Continuing the Back to the Future blog book tour, here’s an interview with Mary Alexandra Agner, author of The Doors of the Body (Mayapple Press). You can read her poems “Apparition,” “Ua Huli Ka Ia (Hawaiian Lullaby),” “The Godmother Limit,” “World Enough, and Time,” and “The Eight-Fold Year” online.
1. I love the way you give voice to women we’ve encountered in literature and folktales, with an edge that brings them to life in ways their original authors would most likely not have intended. It seems subversive (which is a compliment, coming from me). What made you decide to do this?
I like telling stories. Initially I believed everyone when they told me that poems can’t tell real stories, meaning long, involved ones like prose does, and so I tried to tell stories that would fit in the size of a lyric poem. This meant I had to set up the background of the story and characters quickly, and torquing existing, well-known stories enabled me to do that.
As for the subversive aspect, all I can posit is that I am an angry person who wants to refuse the stereotypes about myself that have been imposed on me. I understand the function of stereotypes in a fight-or-be-eaten
situation but in the contemporary world we more often blind ourselves to the person or situation in front of us by reducing them to a set of assumptions.
Maybe Cinderella did want to go to the ball and gush about dresses and swoon into some man’s arms, never having to worry about money or cooking, but I doubt those desires are the only ones that sum up her hopes and dreams.
(I’d like to note that, after writing a 20K word novella-in-verse and being in the middle of a 65K word novel-in-verse, I no longer listen to people who, like me initially, managed to forget about Homer and Beowolf.)
2. In the first (title) poem of your book, “The Doors of the Body,” you allude to (borrow from) the myth of Inanna’s descent to the underworld (whom you reference explicitly in a later poem dealing with a different part of that cycle). I probably wouldn’t have recognized the source myth without having recently dipped back into Clarissa Pinkola Estes’s book Women Who Run with the Wolves. How important do you think it is that the reader recognize the allusion, or do you think that recognizing it might even detract from the reader’s emotional experience of the poem (by making it less an encounter with an archetypal feature of the psyche and more an intellectual exercise)?
I’d prefer the reader to understand the starting point of the poem in order to fully appreciate the trajectory. However, it has been my own experience, both as a reader and a receiver-of-readers’-comments, that it is the internally consistent world that makes the largest impression.
I have read poems and felt left out of them because I knew there was a story being alluded to that I did not know, but if the poem allows me to make up my own interpretation of what that story is and the poem builds off of my made-up understanding, then I will enjoy the poem.
3. Poems aren’t like children: we can play favorites. Which is yours?
Willa Cather’s “Dedicatory,” Catherine Carter’s “The Stingrays,” Alison Hawthorne Deming’s “Mt. Lemmon, Steward Observatory 1990,” Eve Langley’s “Native-born,” Nancy Willard’s “Night Light,” Kenneth Slessor’s “Five Bells,” Eleanor Wilner’s “Cuneiform,” Sara Henderson Hay’s “The Witch,” “The Valorous Acts of Mary Ambree,” anything by Judith Wright, everything by Abbie Huston Evans.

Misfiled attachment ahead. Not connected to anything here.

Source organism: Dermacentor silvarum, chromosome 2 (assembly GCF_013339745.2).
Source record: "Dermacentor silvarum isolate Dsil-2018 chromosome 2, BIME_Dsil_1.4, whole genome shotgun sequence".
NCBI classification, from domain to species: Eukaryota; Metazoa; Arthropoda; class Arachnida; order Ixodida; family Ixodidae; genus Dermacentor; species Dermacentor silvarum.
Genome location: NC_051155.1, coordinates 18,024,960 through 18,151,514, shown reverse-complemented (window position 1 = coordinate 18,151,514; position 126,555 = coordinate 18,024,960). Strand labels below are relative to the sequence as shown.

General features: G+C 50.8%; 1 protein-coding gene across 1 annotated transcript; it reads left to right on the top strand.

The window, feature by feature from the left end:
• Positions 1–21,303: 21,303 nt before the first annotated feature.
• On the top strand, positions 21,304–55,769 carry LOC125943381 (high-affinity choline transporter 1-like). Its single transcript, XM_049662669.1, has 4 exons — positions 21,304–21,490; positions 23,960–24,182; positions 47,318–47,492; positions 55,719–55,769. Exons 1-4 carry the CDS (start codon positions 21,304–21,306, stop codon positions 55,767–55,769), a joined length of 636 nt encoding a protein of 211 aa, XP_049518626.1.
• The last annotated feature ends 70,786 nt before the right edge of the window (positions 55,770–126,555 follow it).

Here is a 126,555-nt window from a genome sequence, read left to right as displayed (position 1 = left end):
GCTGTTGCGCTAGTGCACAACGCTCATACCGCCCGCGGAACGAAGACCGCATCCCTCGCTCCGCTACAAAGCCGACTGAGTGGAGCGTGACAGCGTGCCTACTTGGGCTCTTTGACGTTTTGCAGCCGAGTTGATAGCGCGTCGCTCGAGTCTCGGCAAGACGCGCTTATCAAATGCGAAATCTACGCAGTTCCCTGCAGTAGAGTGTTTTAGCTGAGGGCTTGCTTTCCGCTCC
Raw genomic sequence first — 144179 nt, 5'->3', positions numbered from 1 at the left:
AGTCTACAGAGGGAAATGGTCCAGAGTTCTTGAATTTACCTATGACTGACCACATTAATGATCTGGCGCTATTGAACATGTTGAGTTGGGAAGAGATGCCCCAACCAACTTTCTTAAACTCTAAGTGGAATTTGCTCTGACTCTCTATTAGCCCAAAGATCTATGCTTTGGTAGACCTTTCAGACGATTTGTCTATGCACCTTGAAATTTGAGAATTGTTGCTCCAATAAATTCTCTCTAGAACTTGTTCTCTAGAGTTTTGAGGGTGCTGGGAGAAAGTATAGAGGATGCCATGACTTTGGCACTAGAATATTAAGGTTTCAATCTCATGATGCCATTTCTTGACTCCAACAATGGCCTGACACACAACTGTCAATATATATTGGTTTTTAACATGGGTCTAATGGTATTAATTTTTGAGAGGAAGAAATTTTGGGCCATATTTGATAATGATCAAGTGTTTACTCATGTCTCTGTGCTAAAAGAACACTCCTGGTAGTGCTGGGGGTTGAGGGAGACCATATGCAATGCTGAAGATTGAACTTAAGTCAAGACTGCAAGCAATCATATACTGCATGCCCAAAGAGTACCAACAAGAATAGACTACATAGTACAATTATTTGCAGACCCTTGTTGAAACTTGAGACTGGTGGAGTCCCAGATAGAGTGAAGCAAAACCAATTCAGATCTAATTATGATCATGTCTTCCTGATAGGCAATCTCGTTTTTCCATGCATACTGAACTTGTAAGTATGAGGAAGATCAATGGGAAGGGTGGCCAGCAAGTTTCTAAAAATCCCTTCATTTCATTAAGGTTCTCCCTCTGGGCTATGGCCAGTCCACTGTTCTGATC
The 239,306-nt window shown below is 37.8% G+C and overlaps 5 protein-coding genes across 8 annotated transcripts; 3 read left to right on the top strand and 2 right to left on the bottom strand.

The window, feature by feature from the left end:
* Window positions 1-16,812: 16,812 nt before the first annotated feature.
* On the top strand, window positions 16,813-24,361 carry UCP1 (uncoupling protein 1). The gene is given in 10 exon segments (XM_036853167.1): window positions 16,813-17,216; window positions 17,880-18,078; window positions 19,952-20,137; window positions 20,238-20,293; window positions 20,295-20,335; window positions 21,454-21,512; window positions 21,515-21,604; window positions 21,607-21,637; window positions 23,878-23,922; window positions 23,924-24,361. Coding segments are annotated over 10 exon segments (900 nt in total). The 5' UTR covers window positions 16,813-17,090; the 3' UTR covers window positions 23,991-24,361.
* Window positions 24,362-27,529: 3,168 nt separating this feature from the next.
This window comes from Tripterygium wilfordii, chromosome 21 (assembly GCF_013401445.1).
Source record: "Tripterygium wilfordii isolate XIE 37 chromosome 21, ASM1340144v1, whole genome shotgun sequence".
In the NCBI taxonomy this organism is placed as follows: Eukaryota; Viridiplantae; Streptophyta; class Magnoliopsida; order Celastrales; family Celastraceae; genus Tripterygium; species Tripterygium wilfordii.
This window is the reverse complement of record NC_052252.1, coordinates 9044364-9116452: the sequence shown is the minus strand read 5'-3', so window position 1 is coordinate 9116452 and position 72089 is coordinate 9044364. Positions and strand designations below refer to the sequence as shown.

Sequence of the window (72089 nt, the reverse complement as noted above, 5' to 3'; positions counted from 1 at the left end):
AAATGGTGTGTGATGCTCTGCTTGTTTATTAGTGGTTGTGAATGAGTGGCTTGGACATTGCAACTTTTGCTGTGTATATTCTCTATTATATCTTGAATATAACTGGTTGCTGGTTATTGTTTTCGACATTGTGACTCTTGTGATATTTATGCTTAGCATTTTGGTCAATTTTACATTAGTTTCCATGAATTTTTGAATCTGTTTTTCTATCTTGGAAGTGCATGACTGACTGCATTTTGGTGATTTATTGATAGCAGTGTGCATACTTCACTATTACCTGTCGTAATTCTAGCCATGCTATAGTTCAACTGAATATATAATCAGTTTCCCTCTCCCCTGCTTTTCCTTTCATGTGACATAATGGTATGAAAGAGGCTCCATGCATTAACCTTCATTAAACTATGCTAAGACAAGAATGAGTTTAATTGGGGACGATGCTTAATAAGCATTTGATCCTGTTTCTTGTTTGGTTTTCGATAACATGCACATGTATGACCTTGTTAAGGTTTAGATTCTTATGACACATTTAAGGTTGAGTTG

4. If you could choose any woman, dead or alive, to be your mentor, who would it be? Or, if you feel yourself past the point of desiring or needing a mentor, whom would you have over to tea? (For the latter, no need to limit yourself to one…have a party!)
I’d like to talk with Rachel Carson about bridging the schism between writing and science. I’d like to argue with Allie Sheldon, even if I lost. I wish that I had been able to listen to Grace Hopper or Mary Somerville or Elizabeth Barrett Browning speak.
I would like to know, since women are stereotypically (sarcasm) considered the holders of memory and wisdom, why we forget that we have strong foremothers. We did a great job with fairy tales, why not these? Oh, perhaps that’s the answer to your first question.
5. I detect a strong whiff of the transgressive in your poems, of women refusing to accept the limitations placed on them by patriarchy. What’s your relationship with feminism, and where do you hope to see the women’s movement go in the future?
I don’t think men are inherently better than women. I think everyone needs to believe that.
I would like every choice to be valid, not just those that follow a stereotype nor those that (currently) completely overturn one.
For me this has always been a personal struggle. Every interaction I have with men or women, inside or outside of work, I work to show them this is the truth.
6. Your poems feature a strong (but flexible) metrical element. How intently have you studied prosody?
I read poetry for the music. I believe that part of what differentiates poetry from prose is music: repetition is integral to the meaning being conveyed. This repetition can exist on any level: consonance, assonance, meter, rhyme, anaphora, refrain, and so on.
7. What are your future plans for writing? Will you continue to give voice to dead women, or are you cooking up a different dish?
I don’t think I’ll ever stop inhabiting the voices of dead women; there is so much to remember. Right now I’m in the midst of revising my novel (in verse) which tells the story of the woman who defeated Cyrus the Great of Persia. You don’t get more dead than that.
I’m also at work on a manuscript inspired by Shakespeare’s plays, one poem per play, and that includes many poems that don’t personify women.
Next fall, my chapbook The Scientific Method will be published by Parallel Press and while that does have dead women (scientists) in it, it also has a paean to the Navier-Stokes Equation and a lullaby for a dead spacecraft.